Then, we went with a double bill: Appointment in Honduras/Escape to Burma. So far, we've only seen Honduras. Glenn Ford, along with a band of cut-throat convicts, commandeer a ship and land in Honduras, taking Ann Sheridan and her husband Zachary Scott as hostages. Ford is a magnificent bastard, and Scott is a weasely rich man. After a few days in the steamy jungle, do you think Ann Sheridan might stray? Jack Elam plays head cut-throat.

Burma stars Barbara Stanwycke, so I hope we'll get to see that.

Finally, Forbidden Planet. This time we watched it for the "electronic tonalites" - the first all electronic soundtrack performed by Louis and Bebe Barron. But this time around, I noticed the cool modern architecture in Dr. Morbius' space pad. I want to live there.

I just found out from IMDB that Forbidden Planet was shot on the same soundstage as The Wizard of Oz.It all ties together, you see.

Update: We watched the flipside of Appointment in Honduras: Escape to Burma. Again, we have a seems-to-be bad man attracting a good woman in the steamy jungle, but this time, there are elephants. The elephants belong to Barbara Stanwycke, and she lets them know who is boss, like only she can. The sexual tension is a lot more real, and all the characters are more sympathetic, even the tiger. Just a better movie.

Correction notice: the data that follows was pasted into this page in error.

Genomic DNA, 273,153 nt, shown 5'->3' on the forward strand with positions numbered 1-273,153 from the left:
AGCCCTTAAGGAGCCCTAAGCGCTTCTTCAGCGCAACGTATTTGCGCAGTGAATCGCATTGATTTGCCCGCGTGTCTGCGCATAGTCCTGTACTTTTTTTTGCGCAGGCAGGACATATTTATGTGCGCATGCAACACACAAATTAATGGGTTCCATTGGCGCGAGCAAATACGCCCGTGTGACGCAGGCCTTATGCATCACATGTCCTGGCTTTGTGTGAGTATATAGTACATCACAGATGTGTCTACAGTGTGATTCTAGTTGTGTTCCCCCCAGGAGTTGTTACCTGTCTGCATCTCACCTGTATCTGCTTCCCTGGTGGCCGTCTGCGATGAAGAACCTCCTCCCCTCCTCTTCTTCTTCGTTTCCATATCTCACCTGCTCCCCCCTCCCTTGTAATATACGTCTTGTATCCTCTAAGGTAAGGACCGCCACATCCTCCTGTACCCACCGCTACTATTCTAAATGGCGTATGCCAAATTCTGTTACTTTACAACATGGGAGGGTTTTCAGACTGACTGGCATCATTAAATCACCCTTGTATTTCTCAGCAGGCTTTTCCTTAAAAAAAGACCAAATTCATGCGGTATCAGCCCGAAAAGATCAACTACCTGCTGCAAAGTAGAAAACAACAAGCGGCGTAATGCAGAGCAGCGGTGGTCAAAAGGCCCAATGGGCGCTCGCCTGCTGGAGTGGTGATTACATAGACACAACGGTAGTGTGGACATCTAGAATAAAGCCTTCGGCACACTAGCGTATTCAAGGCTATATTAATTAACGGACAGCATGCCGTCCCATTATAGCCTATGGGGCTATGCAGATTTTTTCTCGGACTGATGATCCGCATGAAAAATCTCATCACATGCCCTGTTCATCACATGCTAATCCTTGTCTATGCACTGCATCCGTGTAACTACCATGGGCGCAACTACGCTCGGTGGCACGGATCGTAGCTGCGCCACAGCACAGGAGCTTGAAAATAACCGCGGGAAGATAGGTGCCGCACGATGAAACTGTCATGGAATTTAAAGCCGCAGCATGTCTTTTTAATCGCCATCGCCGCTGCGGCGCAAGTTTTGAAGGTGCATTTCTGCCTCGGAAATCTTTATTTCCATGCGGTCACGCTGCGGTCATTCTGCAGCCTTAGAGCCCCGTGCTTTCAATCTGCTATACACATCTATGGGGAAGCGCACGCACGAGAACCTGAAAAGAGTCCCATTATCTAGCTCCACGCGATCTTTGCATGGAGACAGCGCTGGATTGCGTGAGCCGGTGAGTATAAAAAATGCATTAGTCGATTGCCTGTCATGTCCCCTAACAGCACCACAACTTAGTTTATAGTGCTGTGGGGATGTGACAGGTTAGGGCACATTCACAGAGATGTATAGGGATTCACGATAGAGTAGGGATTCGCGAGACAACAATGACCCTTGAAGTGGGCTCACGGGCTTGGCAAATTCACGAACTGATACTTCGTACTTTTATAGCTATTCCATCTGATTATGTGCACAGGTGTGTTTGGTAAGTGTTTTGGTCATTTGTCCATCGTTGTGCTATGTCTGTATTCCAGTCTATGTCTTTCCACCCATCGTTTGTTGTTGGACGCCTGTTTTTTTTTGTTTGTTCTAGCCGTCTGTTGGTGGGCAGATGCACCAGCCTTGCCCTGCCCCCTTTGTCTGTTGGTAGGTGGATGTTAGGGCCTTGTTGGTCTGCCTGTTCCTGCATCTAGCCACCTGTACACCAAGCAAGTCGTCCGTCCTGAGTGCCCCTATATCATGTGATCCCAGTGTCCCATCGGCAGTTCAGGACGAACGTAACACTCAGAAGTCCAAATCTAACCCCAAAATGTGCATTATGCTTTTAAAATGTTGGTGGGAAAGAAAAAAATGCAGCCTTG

Sunday, July 6, 2008

Action or Soaper?

I had read a lot of good reviews for The Twilight Samurai, so when I was in the mood for a samurai movie, I queued it up.

Now, there are 3 or 4 styles of Japanese movies that I like:
  • Samurai action films, like Seven Samurai
  • Art films like High and Low
  • Anime
  • Gangster, either samurai or modern
One style I don't like is "Homu Dorama" = Home Dramas = soap operas. Since these styles overlap, you might get an art film soaper (most of Ozu) or anime samurai, etc. The Twilight Samurai is billed as a samurai art film, but after due consideration, I deem it a soaper.

It is about a low-level samurai who goes into debt to pay for his wife's funeral. He is a nice guy, unambitious and hardworking, who loves his young daughters and doesn't want to remarry, even after he finds that his childhood sweetheart has divorced her rich husband. But the clan finds out that he is a skilled swordsman, and sends him out to kill.

So, two lightweight sword fights, a protagonist with a worshipful love interest, and lots of angst. If this were a Western, not a samurai film, it would be The Real McCoys, not Gunsmoke. Oh well, better luck next film.